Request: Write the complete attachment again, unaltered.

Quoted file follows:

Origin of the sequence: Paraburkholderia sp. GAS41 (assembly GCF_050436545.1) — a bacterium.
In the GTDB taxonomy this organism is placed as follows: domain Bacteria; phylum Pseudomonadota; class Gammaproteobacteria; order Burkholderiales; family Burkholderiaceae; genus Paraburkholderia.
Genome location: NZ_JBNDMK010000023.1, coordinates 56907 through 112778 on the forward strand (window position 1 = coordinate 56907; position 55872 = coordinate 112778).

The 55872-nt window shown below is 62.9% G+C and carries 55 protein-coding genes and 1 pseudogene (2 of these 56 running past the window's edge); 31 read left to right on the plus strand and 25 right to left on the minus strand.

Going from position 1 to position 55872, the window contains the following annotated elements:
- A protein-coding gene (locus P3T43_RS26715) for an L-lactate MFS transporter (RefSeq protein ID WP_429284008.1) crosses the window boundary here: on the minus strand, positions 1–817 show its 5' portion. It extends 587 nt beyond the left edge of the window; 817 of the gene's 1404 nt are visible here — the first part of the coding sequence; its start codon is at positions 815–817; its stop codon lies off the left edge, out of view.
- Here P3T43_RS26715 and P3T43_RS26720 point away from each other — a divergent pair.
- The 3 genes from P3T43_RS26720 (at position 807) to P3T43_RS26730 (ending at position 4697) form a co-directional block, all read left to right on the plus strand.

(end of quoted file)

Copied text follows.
Origin of the sequence: Paraburkholderia sp. GAS41 (assembly GCF_050436545.1) — a bacterium.
In the GTDB taxonomy this organism is placed as follows: domain Bacteria; phylum Pseudomonadota; class Gammaproteobacteria; order Burkholderiales; family Burkholderiaceae; genus Paraburkholderia.
Genome location: NZ_JBNDMK010000023.1, coordinates 56907 through 112778 on the forward strand (window position 1 = coordinate 56907; position 55872 = coordinate 112778).

The 55872-nt window shown below is 62.9% G+C and carries 55 protein-coding genes and 1 pseudogene (2 of these 56 running past the window's edge); 31 read left to right on the plus strand and 25 right to left on the minus strand.

Going from position 1 to position 55872, the window contains the following annotated elements:
- A protein-coding gene (locus P3T43_RS26715) for an L-lactate MFS transporter (RefSeq protein ID WP_429284008.1) crosses the window boundary here: on the minus strand, positions 1–817 show its 5' portion. It extends 587 nt beyond the left edge of the window; 817 of the gene's 1404 nt are visible here — the first part of the coding sequence; its start codon is at positions 815–817; its stop codon lies off the left edge, out of view.
- Here P3T43_RS26715 and P3T43_RS26720 point away from each other — a divergent pair.
- The 3 genes from P3T43_RS26720 (at position 807) to P3T43_RS26730 (ending at position 4697) form a co-directional block, all read left to right on the plus strand.